PRETTY LADY CHRONICLES: Invisible Disability Chronicle #1,000,001
For starters, being approached, harassed, and discriminated against by a complete stranger while having an invisible disability is intimidating. This type of action has caused anxiety and PTSD. These ordeals can be more than upsetting, they can be triggering.
As a stage IV advanced heart failure patient living with an LVAD I have been fighting to survive and overcome an invisible disability for over 18 years. Often feeling overlooked and unseen, I have long wanted to scream "What about me?!"
Living with an invisible disability
Life with an invisible disability can be lonely. At times I felt the only people who understood were those that have walked in my shoes. How could anyone truly understand or feel what they haven't lived, or can't see?
The shortness of breath, sudden palpitations, and body aches have caused numerous sleepless nights. The excessive fluid retention causing swollen legs, feet, abdomens, and face has left me staring at a reflection I did not recognize.
Just as important as my heart health, any one of these symptoms can take on a mental and emotional toll of its own. So how dare a complete stranger feel so entitled to direct me to give up an open space in a public lot?
Be your own best advocate
It's beyond troubling that as a disabled African-American woman I was put in a position of deciding to move from a parking space in an open and public parking lot or standing my ground. Standing my ground was my right, but far too many times I have seen this lead to injury and even death due to harassment and/or escalated law enforcement involvement over parking space disputes. Although I was parked legally I agreed with her request for me to move.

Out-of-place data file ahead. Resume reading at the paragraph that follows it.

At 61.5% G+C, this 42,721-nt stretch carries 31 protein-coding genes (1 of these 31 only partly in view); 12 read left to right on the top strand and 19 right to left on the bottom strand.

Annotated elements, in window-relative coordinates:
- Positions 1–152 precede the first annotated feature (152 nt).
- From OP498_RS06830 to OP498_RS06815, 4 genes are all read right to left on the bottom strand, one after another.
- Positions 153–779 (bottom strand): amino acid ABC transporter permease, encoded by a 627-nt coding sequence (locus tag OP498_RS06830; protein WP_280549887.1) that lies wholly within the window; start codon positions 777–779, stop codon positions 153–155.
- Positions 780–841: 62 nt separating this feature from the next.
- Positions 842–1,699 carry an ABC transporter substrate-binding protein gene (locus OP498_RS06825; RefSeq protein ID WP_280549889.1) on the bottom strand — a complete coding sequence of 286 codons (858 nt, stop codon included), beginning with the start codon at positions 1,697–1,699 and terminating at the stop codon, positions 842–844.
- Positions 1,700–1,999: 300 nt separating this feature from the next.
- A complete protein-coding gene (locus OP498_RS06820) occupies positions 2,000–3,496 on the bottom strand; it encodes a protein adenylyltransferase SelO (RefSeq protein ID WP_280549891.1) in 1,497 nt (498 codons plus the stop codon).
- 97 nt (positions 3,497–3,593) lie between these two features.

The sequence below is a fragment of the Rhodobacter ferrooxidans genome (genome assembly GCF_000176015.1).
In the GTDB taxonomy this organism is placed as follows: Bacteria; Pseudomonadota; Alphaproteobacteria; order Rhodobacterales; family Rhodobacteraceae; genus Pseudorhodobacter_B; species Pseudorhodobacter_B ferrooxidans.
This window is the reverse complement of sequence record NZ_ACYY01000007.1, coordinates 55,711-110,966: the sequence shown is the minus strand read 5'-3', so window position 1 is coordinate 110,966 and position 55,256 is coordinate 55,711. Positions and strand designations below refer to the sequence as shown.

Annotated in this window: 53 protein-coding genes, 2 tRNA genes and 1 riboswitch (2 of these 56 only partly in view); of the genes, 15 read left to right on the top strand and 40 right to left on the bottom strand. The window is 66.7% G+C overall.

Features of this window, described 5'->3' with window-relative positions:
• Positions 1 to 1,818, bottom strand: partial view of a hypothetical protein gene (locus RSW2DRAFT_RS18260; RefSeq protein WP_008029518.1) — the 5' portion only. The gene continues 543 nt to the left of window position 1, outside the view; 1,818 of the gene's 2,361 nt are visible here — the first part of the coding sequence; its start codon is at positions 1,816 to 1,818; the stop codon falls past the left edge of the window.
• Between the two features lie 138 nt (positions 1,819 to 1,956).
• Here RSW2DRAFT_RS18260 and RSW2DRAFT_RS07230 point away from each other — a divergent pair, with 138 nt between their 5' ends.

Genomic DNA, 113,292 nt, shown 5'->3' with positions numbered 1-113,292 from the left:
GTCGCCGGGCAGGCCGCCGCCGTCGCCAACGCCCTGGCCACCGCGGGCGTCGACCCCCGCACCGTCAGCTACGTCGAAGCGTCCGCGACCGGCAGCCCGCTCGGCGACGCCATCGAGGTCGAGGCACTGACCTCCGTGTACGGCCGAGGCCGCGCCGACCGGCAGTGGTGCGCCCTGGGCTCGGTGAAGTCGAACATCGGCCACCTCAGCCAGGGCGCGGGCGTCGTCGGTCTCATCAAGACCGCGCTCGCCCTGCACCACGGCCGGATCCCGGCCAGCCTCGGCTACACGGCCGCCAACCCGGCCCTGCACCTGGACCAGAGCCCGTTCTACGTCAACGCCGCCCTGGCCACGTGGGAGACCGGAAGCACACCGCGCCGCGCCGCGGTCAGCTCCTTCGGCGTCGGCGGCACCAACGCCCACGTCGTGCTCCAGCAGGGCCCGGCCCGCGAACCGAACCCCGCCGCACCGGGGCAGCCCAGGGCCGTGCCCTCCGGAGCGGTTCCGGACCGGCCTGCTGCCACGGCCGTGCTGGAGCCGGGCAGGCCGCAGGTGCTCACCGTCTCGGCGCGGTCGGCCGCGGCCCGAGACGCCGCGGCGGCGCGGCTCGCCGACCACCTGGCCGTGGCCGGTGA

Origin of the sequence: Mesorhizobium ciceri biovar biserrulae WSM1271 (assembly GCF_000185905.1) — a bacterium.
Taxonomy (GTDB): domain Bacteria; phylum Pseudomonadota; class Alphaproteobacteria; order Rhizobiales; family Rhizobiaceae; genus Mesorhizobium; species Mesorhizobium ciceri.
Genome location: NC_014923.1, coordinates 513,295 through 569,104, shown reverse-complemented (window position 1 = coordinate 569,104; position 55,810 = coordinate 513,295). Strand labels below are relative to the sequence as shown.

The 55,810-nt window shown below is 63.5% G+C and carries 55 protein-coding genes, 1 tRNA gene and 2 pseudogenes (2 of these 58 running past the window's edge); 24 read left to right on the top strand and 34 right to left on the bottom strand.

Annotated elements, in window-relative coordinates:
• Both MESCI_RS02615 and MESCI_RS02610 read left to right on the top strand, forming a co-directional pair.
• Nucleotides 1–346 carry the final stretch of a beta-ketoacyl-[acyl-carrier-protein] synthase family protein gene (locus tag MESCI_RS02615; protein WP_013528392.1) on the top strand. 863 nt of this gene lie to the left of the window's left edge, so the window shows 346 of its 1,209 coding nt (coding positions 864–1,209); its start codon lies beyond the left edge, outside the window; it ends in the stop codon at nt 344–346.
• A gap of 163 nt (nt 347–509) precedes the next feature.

Multiple healthcare/medical businesses provide services to patients in this plaza (dental, lab, and physical therapy services). There is a salon, barbershop, and spa which are each integral to patient recovery and mental health. All of these businesses share this open and public parking lot.
Filing a complaint
In order to file a complaint, I went next door, asked for a business card, and the name of the individual that asked me to move. I stated that I myself have a chronic illness and an invisible disability. At no time did I receive an apology, or reassurance that there was no need for me to move.
Turning lemons into lemonade
Most disabilities are invisible
Not only were these actions insensitive, rude, harassing, and discriminatory in nature, they showed no compassion or even consideration for patients at neighboring businesses. Patients come in many forms with an array of ailments and symptoms. Most disabilities are invisible.
Better training needed
Perhaps there was a need for better training and understanding? This incident took on a cause of its own. I used this experience as an opportunity for awareness, and hopefully education. I outlined in my grievance that it is my hope that the company will better prepare its staff by addressing sensitivity training, ADA training, and Invisible Disability training; as well as, community engagement training.
As I later found out that my unfortunate incident was not the first occurrence, I felt it was imperative to include the patient advocacy department of my healthcare provider. Stressing to the adjacent business that it is also my hope they will work on building positive relationships with neighboring businesses.
This journey has definitely been filled with ups and downs; and I'm sure more to come. Each chronicle is a lesson, some harder than others. I'm learning to see the purpose in the most unforseen circumstances during the storm. As we know, some things are not visible at first glance.
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